The Galactic Empire is an interstellar empire featured in Isaac Asimov's Robot, Galactic Empire, and Foundation series. The Empire is spread across the Milky Way galaxy and consists of almost 25 million planets settled exclusively by humans. It had a total population of 500 quintillion. For over 12 millennia the seat of imperial authority was located on the ecumenopolis of Trantor, whose population exceeded 40 billion, until it was sacked in the year 12,328. The official symbol of the empire is the Spaceship-and-Sun. Cleon II was the last Emperor to hold significant authority. The fall of the empire, modelled on the fall of the Roman Empire, is the subject of many of Asimov's novels.

Hari Seldon

Hari Seldon is a fictional character in Isaac Asimov's Foundation series. In his capacity as mathematics professor at Streeling University on the planet Trantor, Seldon develops psychohistory, an algorithmic science that allows him to predict the future in probabilistic terms. On the basis of his psychohistory he is able to predict the eventual fall of the Galactic Empire and to develop a means to shorten the millennia of chaos to follow. The significance of his discoveries lies behind his nickname "Raven" Seldon.

In the first five books of the Foundation series, Hari Seldon made only one in-the-flesh appearance, in the first part of the first book (Foundation), although he did appear at other times in pre-recorded messages to reveal a Seldon Crisis. After writing five books in chronological order, Asimov went back with two books to better describe the initial process. The two prequels—Prelude to Foundation and Forward the Foundation—describe his life in considerable detail. He is also the central character of the Second Foundation Trilogy written after Asimov's death (Foundation's Fear by Gregory Benford, Foundation and Chaos by Greg Bear, and Foundation's Triumph by David Brin), which are set after Asimov's two prequels.

Janov Pelorat

Janov Pelorat is a character in the Foundation Series of books by Isaac Asimov. The two books in which he appears are Foundation's Edge and Foundation and Earth.

Pelorat is a professor of ancient history who has spent his entire life on his obsession of finding Earth, the mythical planet of human origin. He has a particular interest in myths and folklore. Janov's interest in Earth began when, at age fifteen during some indisposition, he was given a book of legends about the origin of humanity. On Terminus, Janov has collected a massive amount of data regarding the Origin Question, and is Terminus' foremost expert regarding Earth.

Janov Pelorat first appears in Foundation's Edge. He is described as white-haired, of average height and weight, and moves without haste and speaks with deliberation. He is 52 years of age but appears considerably older. He has been married in the past, and has a housekeeper named Kloda.Unusual for a historian of the futuristic society he belongs to, at the time he is first mentioned, he has never left the planet Terminus. Therefore, in addition to the resources available to him from the Terminus University Library, he makes use of interlibrary loans. Such loans can make use of "hyper-radiational signals", which are not described in the stories but appear to refer to a method of transmitting information over vast distances at speeds faster than light.When he is first described, he is beginning his first sabbatical and hoping to travel off planet for the first time. His goal is the planet Trantor, which was capital of the First Galactic Empire and the home of the Galactic Library (also known as the Library of Trantor, the Imperial Library, and the University of Trantor Library), which during the heights of the First Galactic Empire was the largest repository of reference material in the galaxy. No member of the Foundation has been to Trantor in 120 years.In the beginning of Foundation's Edge the Mayor of the Foundation notices Pelorat's existence for the first time and promises him that she will arrange for him to travel to Trantor. The Mayor informs him that he will travel to Trantor with the exiled councilman Golan Trevize.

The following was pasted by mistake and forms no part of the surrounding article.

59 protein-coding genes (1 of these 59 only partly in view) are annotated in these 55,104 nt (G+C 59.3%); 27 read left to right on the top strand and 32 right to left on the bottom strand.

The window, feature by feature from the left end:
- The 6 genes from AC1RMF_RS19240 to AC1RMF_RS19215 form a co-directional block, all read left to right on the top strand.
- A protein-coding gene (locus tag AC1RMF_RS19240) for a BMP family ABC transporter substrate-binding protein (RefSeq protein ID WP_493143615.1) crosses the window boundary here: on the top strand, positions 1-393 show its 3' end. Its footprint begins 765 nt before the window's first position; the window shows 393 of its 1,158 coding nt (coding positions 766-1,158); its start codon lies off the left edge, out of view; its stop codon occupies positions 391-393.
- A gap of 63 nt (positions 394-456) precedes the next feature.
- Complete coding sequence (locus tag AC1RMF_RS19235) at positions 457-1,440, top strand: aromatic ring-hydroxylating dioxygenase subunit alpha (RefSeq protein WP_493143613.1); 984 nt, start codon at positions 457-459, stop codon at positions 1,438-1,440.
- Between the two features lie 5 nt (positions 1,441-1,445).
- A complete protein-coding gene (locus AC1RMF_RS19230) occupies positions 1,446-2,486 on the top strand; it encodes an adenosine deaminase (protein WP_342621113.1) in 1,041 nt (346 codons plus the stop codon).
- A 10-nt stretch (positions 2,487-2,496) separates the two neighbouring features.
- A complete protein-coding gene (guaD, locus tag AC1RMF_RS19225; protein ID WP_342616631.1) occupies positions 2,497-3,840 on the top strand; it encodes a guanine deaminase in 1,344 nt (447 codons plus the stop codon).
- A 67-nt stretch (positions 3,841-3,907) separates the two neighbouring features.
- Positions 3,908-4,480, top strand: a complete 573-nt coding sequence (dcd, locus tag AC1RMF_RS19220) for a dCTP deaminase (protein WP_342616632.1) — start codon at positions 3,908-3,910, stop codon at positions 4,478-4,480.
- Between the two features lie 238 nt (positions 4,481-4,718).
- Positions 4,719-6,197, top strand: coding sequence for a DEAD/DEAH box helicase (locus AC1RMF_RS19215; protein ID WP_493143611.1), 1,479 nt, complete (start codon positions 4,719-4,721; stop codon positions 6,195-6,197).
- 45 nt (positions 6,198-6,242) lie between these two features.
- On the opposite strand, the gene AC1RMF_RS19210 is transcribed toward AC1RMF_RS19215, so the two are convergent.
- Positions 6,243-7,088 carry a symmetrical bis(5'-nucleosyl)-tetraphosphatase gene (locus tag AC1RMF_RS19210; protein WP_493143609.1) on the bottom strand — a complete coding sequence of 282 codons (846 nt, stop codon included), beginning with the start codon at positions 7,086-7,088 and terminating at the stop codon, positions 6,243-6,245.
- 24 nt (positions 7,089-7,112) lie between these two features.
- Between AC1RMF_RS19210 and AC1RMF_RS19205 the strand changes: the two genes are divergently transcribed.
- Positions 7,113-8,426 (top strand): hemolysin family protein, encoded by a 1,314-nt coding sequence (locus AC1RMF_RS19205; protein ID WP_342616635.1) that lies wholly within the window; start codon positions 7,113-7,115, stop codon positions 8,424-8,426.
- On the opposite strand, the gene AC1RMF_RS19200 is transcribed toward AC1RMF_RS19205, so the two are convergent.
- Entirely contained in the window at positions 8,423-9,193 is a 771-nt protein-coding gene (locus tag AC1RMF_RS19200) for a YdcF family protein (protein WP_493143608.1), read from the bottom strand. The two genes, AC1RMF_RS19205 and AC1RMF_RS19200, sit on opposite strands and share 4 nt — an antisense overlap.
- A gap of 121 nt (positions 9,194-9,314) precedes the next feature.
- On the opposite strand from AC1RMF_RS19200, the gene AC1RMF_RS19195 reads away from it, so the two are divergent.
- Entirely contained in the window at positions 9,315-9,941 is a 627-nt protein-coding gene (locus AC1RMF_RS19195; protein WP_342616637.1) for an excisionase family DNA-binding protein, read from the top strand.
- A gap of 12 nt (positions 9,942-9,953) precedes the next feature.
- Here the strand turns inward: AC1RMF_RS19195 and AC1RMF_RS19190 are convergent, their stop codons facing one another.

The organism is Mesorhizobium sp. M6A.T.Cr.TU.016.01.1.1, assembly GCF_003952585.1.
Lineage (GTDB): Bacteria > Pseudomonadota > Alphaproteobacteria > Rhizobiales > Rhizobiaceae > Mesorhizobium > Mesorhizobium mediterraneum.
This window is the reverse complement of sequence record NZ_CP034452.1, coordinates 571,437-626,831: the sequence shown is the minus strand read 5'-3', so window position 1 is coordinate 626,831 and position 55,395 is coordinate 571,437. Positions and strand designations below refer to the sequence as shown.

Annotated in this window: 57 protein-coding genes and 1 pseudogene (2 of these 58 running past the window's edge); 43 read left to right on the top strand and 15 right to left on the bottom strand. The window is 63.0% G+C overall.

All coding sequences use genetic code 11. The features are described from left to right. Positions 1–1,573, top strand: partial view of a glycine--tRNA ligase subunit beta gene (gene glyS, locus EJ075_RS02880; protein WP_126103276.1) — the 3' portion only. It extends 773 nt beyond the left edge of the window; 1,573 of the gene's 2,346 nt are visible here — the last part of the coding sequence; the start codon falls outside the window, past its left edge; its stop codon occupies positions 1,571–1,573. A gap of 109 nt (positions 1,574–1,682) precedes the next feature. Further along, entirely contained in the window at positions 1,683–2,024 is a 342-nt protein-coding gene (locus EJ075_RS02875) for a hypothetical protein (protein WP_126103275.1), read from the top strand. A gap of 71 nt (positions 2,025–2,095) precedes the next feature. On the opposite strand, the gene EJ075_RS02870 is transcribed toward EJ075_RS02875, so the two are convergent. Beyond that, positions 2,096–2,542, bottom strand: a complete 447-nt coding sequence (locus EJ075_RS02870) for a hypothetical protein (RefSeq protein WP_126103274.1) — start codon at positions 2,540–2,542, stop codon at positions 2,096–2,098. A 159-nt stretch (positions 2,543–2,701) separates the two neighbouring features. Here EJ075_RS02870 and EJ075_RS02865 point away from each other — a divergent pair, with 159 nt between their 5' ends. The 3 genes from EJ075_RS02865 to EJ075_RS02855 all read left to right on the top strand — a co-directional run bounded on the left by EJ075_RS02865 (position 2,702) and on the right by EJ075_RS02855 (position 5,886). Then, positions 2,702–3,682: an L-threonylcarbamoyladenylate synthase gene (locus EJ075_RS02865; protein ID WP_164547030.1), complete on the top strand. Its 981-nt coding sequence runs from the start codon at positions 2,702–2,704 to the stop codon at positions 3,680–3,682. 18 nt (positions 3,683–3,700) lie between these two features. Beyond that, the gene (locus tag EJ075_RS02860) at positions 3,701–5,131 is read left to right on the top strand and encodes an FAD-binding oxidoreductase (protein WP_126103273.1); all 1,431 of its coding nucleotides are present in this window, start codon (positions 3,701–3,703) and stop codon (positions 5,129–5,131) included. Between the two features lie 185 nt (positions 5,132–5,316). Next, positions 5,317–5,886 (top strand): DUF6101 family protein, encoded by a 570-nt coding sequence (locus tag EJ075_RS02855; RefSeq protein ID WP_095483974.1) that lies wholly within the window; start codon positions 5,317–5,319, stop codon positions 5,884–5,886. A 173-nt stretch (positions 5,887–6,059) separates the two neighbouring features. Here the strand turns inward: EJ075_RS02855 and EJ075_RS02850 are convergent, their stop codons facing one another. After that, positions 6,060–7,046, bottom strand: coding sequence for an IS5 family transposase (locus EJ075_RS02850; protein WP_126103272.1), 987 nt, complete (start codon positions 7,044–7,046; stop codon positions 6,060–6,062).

Upon leaving Terminus on the small space ship Far Star, he and Golan Trevize begin their search for Earth. With only the two of them on board, Golan Trevize informs Pelorat that, as pilot and the person in control of the ship, he has decided they will not to go to Trantor but instead to seek out Earth directly with the information they already have.Instead of finding Earth, by way of the planet Sayshell, they find Gaia, a world which has developed a group consciousness, and is rumored to have destroyed any ships that have been sent to it. While on Gaia, Janov falls in love with a member of Gaia, Bliss. It is these three characters, Golan, Janov, and Bliss, with the addition of Fallom that continue the search for Earth in Foundation and Earth.

Library of Trantor

The Library of Trantor was one of the prominent features of the fictional planet Trantor, created by Isaac Asimov and appearing in his Empire series and the Foundation series. Located in the Imperial Sector of the planet, it was variously referred to as the Imperial Library of the Galactic Empire, the University of Trantor Library, and the Galactic Library, in which librarians index the entirety of human knowledge by walking up to a different computer terminal every day and resuming where the previous librarian had left off.